Type 201 is an austenitic chromium-nickel-manganese stainless steel that was developed originally to conserve nickel. It provides properties similar to Type 301 and can be used in most applications for Type 301. This alloy is non-magnetic in the annealed condition, but becomes magnetic when cold worked. The rate of work hardening is similar to Type 301, although Type 201 develops somewhat higher yield strength while retaining equal ductility when cold worked. Toughness at low temperatures is excellent. Typical uses include appliances, restaurant equipment, cooking utensils, sinks, automotive trim, architectural applications such as windows and doors, railway cars, trailers and hose clamps.
NOT FOR SHEETMETAL. For use in automatic machining applications (screws). Corrosion resistant to atmospheric exposures, sterilizing solutions, most organic and many inorganic chemicals: most dyes, nitric acid and foods.
The most widely used of the stainless steel and heat resisting steels. Offers good corrosion resistance to many chemical corrodents as well as industrial atmospheres. Has very good formability and can be annealed and picked. Finishes: 2B, #3, and #4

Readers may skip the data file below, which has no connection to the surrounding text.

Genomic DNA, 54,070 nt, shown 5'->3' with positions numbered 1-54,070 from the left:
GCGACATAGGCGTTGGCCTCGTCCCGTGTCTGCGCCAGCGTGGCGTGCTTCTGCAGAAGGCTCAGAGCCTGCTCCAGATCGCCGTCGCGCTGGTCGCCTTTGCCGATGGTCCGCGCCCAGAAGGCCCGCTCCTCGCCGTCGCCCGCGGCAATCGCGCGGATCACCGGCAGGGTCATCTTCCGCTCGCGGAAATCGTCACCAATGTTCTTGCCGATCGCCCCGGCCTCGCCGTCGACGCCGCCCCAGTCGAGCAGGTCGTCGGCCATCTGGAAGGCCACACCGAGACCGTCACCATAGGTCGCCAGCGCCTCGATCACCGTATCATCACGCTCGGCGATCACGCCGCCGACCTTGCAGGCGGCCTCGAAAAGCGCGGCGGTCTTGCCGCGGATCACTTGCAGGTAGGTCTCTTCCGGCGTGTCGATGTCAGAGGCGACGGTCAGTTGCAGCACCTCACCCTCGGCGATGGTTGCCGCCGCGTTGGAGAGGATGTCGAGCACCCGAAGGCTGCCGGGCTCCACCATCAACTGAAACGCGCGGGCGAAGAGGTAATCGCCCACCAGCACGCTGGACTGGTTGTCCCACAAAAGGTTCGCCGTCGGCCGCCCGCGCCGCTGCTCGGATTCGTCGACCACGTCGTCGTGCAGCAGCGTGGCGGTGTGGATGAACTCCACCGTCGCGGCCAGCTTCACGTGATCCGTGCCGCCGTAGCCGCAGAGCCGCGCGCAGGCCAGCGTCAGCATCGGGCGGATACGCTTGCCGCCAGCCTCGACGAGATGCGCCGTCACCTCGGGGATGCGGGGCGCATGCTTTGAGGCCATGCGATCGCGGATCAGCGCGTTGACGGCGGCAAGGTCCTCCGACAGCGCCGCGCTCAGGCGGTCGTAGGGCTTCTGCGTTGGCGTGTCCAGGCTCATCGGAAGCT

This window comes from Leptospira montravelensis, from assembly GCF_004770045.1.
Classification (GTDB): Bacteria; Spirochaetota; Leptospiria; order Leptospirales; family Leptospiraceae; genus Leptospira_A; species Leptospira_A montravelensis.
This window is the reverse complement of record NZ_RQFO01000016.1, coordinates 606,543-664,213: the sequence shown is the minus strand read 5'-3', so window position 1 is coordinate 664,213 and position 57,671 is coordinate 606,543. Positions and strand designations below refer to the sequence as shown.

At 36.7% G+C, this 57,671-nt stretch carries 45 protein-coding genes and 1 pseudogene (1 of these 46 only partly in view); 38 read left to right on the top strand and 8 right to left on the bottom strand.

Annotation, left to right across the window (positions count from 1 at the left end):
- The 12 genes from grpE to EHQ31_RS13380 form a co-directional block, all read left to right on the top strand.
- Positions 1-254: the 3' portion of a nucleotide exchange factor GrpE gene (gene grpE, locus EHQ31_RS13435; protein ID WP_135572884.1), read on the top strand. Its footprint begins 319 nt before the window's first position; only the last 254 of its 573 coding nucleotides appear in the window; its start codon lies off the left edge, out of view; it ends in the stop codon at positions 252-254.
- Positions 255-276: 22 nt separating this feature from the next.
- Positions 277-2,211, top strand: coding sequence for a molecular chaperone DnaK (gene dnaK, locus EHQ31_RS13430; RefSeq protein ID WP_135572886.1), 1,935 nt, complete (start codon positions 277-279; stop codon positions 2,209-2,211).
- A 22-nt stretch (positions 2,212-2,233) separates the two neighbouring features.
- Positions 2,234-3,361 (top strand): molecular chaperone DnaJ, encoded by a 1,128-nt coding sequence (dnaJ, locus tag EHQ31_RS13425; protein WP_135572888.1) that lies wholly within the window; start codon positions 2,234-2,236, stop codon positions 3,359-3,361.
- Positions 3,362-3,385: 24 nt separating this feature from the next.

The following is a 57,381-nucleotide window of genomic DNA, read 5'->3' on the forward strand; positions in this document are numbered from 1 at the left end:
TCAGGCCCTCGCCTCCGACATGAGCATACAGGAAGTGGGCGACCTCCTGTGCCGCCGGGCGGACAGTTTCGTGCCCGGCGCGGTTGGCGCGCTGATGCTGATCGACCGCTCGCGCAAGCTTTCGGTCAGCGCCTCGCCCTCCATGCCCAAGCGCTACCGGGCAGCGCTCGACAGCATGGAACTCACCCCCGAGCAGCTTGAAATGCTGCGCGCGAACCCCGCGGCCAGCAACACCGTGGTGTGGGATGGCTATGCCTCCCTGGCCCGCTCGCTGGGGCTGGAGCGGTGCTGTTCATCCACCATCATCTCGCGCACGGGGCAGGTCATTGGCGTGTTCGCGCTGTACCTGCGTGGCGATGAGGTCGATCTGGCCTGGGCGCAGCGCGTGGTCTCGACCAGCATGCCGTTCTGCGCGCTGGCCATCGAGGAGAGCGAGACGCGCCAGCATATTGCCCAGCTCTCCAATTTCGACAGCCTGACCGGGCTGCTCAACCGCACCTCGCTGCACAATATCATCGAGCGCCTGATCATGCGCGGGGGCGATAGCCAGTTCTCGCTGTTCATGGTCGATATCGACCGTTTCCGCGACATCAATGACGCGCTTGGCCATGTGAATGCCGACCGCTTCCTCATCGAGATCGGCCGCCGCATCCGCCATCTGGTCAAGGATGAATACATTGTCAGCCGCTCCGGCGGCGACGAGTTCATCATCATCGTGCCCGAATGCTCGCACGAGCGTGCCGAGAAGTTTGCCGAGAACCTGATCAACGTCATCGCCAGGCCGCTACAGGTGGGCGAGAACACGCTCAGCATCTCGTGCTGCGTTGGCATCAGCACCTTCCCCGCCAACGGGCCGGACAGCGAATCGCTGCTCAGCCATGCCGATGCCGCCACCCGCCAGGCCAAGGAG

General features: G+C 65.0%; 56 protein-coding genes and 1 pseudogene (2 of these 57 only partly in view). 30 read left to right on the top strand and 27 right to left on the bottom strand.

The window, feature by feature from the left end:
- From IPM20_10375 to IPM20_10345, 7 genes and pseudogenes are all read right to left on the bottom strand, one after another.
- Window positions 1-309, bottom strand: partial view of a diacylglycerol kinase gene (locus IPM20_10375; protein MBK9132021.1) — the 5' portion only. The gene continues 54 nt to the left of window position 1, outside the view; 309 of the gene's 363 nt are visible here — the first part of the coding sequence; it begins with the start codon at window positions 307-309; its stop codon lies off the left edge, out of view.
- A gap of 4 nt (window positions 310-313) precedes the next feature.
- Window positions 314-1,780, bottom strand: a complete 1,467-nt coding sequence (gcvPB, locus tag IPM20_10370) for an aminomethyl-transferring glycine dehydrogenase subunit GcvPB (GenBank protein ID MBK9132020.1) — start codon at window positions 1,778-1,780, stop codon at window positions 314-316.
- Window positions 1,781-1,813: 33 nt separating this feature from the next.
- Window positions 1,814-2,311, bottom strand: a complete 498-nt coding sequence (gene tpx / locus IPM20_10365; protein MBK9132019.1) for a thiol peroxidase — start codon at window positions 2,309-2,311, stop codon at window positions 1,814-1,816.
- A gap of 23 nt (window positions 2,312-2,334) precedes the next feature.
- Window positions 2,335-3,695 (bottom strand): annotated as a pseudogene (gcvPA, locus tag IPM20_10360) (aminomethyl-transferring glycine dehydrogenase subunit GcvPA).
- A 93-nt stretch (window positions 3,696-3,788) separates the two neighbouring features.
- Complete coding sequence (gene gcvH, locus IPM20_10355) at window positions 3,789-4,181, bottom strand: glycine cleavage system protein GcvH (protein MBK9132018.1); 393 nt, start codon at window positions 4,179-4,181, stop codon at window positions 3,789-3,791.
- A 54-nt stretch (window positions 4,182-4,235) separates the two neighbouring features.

Better corrosion and pitting resistance as well as higher strength at elevated temperatures than Type 304. Used for pumps, valves, textile and chemical equipment, pulp & paper, and marine applications. ASTM A240 Cold rolled, annealed and picked. Finishes: 2B, #3, and #4
Heat-treatable stainless used widely where corrosion resistance is not severe (air, fresh water, some chemicals). Frequently used in cutlery. This series is martensitic (magnetic). ASTM A240 Hot rolled, annealed and picked. Finishes: Dull
Is the most commonly used alloy. It has a chemical composition of 6% aluminium, 4% vanadium, 0.25% (maximum) iron, 0.2% (maximum) oxygen, and the remainder titanium. It is significantly stronger than commercially pure titanium while having the same stiffness and thermal properties (excluding thermal conductivity, which is about 60% lower in Grade 5 Ti than in CP Ti). Among its many advantages, it is heat treatable. This grade is an excellent combination of strength, corrosion resistance, weld and fabricability.
Hot rolling involves the production of sheet metal from billets by passing the steel through rollers while above its recrystallization temperature to desired physical dimensions. Multiple passes through the rollers may be necessary to produce the final dimensions.